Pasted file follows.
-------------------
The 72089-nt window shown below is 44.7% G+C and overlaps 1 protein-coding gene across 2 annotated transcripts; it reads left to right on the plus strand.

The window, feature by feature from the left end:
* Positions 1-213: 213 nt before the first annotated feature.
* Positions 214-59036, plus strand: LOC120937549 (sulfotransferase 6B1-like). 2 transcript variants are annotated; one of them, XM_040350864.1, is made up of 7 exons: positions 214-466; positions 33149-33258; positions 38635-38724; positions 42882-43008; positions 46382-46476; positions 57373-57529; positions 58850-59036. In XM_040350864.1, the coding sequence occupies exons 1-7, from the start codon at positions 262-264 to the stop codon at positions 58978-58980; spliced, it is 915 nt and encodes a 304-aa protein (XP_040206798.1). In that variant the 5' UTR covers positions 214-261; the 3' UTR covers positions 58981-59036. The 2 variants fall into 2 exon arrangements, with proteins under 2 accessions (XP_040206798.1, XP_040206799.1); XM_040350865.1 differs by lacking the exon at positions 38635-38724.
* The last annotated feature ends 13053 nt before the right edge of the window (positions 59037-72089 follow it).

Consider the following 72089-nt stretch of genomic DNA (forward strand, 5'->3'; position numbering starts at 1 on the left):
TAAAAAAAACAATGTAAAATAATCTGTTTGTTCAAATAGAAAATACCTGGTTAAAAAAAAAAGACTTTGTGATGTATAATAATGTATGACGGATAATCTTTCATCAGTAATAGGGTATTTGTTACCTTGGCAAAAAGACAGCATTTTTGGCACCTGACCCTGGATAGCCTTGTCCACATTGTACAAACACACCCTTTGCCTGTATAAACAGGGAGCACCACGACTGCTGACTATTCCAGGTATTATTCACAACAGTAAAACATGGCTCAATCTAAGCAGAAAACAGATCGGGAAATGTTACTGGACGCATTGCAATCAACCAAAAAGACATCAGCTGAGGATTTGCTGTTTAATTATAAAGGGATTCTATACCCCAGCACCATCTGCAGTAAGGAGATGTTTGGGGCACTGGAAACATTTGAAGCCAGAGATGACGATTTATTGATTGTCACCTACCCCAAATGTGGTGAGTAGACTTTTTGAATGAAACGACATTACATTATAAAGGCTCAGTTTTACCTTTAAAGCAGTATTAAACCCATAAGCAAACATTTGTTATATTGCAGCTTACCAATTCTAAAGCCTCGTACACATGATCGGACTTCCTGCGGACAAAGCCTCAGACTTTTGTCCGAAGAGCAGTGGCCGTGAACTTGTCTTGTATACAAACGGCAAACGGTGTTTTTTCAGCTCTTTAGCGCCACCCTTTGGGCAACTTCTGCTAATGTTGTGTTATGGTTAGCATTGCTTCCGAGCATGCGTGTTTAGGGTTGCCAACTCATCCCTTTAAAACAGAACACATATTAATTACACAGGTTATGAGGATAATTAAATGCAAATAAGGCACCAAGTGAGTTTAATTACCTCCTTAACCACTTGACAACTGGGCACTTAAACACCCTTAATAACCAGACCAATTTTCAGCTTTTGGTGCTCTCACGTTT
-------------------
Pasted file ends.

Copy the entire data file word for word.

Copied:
The 72089-nt window shown below is 44.7% G+C and overlaps 1 protein-coding gene across 2 annotated transcripts; it reads left to right on the plus strand.

The window, feature by feature from the left end:
* Positions 1-213: 213 nt before the first annotated feature.
* Positions 214-59036, plus strand: LOC120937549 (sulfotransferase 6B1-like). 2 transcript variants are annotated; one of them, XM_040350864.1, is made up of 7 exons: positions 214-466; positions 33149-33258; positions 38635-38724; positions 42882-43008; positions 46382-46476; positions 57373-57529; positions 58850-59036. In XM_040350864.1, the coding sequence occupies exons 1-7, from the start codon at positions 262-264 to the stop codon at positions 58978-58980; spliced, it is 915 nt and encodes a 304-aa protein (XP_040206798.1). In that variant the 5' UTR covers positions 214-261; the 3' UTR covers positions 58981-59036. The 2 variants fall into 2 exon arrangements, with proteins under 2 accessions (XP_040206798.1, XP_040206799.1); XM_040350865.1 differs by lacking the exon at positions 38635-38724.
* The last annotated feature ends 13053 nt before the right edge of the window (positions 59037-72089 follow it).

Consider the following 72089-nt stretch of genomic DNA (forward strand, 5'->3'; position numbering starts at 1 on the left):
TAAAAAAAACAATGTAAAATAATCTGTTTGTTCAAATAGAAAATACCTGGTTAAAAAAAAAAGACTTTGTGATGTATAATAATGTATGACGGATAATCTTTCATCAGTAATAGGGTATTTGTTACCTTGGCAAAAAGACAGCATTTTTGGCACCTGACCCTGGATAGCCTTGTCCACATTGTACAAACACACCCTTTGCCTGTATAAACAGGGAGCACCACGACTGCTGACTATTCCAGGTATTATTCACAACAGTAAAACATGGCTCAATCTAAGCAGAAAACAGATCGGGAAATGTTACTGGACGCATTGCAATCAACCAAAAAGACATCAGCTGAGGATTTGCTGTTTAATTATAAAGGGATTCTATACCCCAGCACCATCTGCAGTAAGGAGATGTTTGGGGCACTGGAAACATTTGAAGCCAGAGATGACGATTTATTGATTGTCACCTACCCCAAATGTGGTGAGTAGACTTTTTGAATGAAACGACATTACATTATAAAGGCTCAGTTTTACCTTTAAAGCAGTATTAAACCCATAAGCAAACATTTGTTATATTGCAGCTTACCAATTCTAAAGCCTCGTACACATGATCGGACTTCCTGCGGACAAAGCCTCAGACTTTTGTCCGAAGAGCAGTGGCCGTGAACTTGTCTTGTATACAAACGGCAAACGGTGTTTTTTCAGCTCTTTAGCGCCACCCTTTGGGCAACTTCTGCTAATGTTGTGTTATGGTTAGCATTGCTTCCGAGCATGCGTGTTTAGGGTTGCCAACTCATCCCTTTAAAACAGAACACATATTAATTACACAGGTTATGAGGATAATTAAATGCAAATAAGGCACCAAGTGAGTTTAATTACCTCCTTAACCACTTGACAACTGGGCACTTAAACACCCTTAATAACCAGACCAATTTTCAGCTTTTGGTGCTCTCACGTTT